Sitting in the Panathenaic Stadium on a recent trip to Athens, Greece, Olympian Alexi Pappas imagined previous generations of people who, since 1896, have sat in the same seats watching the final moments of the pinnacle Olympic event — the marathon.
She imagined her mentor, fellow Olympian and former teammate Deena Kastor, winning a bronze medal in the stadium at the 2004 Olympic Games, and she felt the excitement of her own journey to her marathon debut in the 2018 Chicago Marathon.
“It was a good reminder of the larger tradition that I am joining, that I get to be a part of,” Pappas says. “This is where the marathon began. It’s not an arbitrary distance — it has a significance in Greece.”
Pappas, a California native who is a dual Greek-American citizen, competed for Greece at the 2016 Summer Olympics in Rio de Janeiro to honor her yia yia, her father’s mother, and the most significant female figure in her life.
Remarkably, Pappas, 28, is not only a professional runner; she is also a poet, writer and filmmaker who co-directed “Tracktown” (2016) with her husband Jeremy Teicher. She is working on a book of essays to be published by Random House next spring.
During her recent trip to Greece as part of the Marriott StoryBooked documentary series, where she stayed at the The Westin Resort, Costa Navarino, Pappas visited the country for the first time to travel not for sport, but to actually experience the culture of the country she represents in the Olympics and internationally.
“For me, being Greek starts from a very young age with the connection to the only female in my family life,” she said about her yia yia.
“She is from a small village in Greece, didn’t grow up playing sport. We’ve always been amused by each other — what I am doing now is so different from what she’s done in her time, but we both really respect each other, and she gave me this gift of dual citizenship.”
Pappas chose to represent Greece in the Olympics because she has a unique opportunity to have an impact for women in sport.
“As an athlete, being Greek is about relentlessly paving paths,” Pappas said. Women’s running is just now developing in Greece like it was here in the United States years ago when Kastor and Joan Benoit Samuelson, who won gold in the first women’s Olympic Marathon in 1984, were winning medals and inspiring younger generations of American athletes on the Olympic stage.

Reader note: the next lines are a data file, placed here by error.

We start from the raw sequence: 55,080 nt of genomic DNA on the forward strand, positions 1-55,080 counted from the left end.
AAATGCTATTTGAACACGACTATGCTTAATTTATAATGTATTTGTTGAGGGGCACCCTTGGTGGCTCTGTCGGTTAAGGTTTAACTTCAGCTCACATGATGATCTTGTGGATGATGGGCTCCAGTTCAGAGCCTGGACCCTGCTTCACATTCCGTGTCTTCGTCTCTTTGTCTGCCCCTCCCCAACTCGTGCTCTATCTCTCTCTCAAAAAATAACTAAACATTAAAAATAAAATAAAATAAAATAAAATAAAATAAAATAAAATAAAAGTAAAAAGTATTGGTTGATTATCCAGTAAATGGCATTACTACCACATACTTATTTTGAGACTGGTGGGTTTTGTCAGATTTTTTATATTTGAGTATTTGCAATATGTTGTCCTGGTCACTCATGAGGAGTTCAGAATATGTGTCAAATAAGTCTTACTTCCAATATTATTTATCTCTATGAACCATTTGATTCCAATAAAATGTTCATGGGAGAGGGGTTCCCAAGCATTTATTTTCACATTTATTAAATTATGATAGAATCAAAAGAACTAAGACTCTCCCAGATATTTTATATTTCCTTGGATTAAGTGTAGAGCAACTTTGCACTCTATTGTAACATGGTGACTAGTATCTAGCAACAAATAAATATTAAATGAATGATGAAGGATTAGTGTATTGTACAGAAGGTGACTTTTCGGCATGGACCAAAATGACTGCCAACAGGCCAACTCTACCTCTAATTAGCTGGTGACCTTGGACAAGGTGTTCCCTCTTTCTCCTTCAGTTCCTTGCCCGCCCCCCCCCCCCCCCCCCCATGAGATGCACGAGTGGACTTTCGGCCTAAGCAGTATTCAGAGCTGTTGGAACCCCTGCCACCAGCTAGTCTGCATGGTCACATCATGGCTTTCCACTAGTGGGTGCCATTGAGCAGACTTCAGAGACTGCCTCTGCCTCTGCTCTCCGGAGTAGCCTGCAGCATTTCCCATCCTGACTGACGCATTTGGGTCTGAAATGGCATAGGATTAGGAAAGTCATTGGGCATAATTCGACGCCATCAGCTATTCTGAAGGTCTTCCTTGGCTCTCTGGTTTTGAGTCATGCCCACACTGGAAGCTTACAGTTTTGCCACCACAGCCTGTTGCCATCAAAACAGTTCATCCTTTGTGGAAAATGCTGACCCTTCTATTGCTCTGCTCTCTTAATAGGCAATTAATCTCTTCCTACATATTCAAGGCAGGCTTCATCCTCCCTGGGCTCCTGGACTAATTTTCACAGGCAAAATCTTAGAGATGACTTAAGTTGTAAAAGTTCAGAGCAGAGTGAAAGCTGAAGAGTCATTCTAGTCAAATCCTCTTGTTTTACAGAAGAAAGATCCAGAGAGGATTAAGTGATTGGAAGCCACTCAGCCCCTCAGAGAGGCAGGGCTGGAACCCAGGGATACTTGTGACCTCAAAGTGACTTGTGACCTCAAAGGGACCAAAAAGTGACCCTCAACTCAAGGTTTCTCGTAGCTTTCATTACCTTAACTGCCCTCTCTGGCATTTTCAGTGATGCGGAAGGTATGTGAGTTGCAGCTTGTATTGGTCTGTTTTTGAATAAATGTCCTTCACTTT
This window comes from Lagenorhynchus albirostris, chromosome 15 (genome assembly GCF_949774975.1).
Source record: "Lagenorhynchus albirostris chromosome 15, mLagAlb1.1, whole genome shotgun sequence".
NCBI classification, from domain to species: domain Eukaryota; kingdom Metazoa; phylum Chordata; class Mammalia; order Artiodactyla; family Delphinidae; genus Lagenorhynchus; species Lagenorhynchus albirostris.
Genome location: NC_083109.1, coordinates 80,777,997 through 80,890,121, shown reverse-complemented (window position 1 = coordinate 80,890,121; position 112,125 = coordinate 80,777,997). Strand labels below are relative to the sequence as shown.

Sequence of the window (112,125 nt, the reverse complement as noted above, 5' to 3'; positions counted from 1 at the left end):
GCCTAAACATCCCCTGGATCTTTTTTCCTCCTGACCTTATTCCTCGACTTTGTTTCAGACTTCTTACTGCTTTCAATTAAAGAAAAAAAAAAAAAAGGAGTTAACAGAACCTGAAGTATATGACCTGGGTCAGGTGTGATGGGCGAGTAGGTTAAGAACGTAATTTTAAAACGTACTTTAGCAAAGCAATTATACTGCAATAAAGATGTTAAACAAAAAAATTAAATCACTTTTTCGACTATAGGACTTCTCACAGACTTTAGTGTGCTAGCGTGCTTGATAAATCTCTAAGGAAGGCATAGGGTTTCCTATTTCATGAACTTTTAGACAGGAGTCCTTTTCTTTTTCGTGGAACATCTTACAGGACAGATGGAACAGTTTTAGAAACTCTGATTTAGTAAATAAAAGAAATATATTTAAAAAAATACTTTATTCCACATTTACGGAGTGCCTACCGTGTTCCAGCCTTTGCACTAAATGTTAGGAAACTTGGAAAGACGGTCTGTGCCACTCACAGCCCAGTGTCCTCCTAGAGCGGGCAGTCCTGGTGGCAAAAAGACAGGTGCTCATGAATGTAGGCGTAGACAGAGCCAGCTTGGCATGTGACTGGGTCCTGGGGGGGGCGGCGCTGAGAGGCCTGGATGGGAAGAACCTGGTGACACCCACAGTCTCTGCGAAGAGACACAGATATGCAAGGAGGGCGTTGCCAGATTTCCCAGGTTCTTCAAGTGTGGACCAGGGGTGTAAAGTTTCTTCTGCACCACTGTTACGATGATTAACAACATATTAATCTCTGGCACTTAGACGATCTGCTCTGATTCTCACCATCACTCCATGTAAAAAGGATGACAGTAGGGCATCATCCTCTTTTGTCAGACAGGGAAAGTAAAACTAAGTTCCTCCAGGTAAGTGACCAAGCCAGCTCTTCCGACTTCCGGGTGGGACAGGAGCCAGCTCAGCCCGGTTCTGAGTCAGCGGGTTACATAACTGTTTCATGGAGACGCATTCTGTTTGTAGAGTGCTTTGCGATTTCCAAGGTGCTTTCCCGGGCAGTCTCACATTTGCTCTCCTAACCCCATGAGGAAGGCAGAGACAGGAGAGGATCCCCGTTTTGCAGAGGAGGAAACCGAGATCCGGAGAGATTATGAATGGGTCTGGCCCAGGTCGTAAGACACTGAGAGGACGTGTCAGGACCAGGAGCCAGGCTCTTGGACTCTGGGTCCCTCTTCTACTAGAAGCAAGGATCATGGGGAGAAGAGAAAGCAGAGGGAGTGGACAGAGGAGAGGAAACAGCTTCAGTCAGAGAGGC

“I have the unique opportunity, right now, to make an impact in the place where the Olympics began.”
Inspired by her travels and the women who have paved the way for her in running and life, Pappas returned home to Mammoth Lakes, California, to write about her experiences abroad.
She writes personal stories of running and travel and life, blurring the distinction of athlete and artist.
“It’s good to write in new places. I take really great notes while I am traveling — people watching, observing, absorbing — to inform my writing,” Pappas says while drinking a cup of coffee at a local café before an early morning run in Shady Rest Park.
“[My upcoming] book is a memoir of essays about how I got from point A to today — my expanding journey as a person. Running and being Greek have literally taken me the farthest.”
Running and being Greek have literally taken me the farthest.ALEXI PAPPAS
A WOMAN IN MOTION
A journey to Greece connects the writer to her roots
Pappas’s mother died when she was just four years old. From a young age she looked up to her yia yia and continues to seek inspiration from strong female role models like Kastor and Samuelson.
As a young girl, Pappas played soccer and ran track and cross country, but it wasn’t until she was running at Dartmouth University and later at the University of Oregon that she became highly competitive and realized she had the potential to become a professional athlete and Olympian.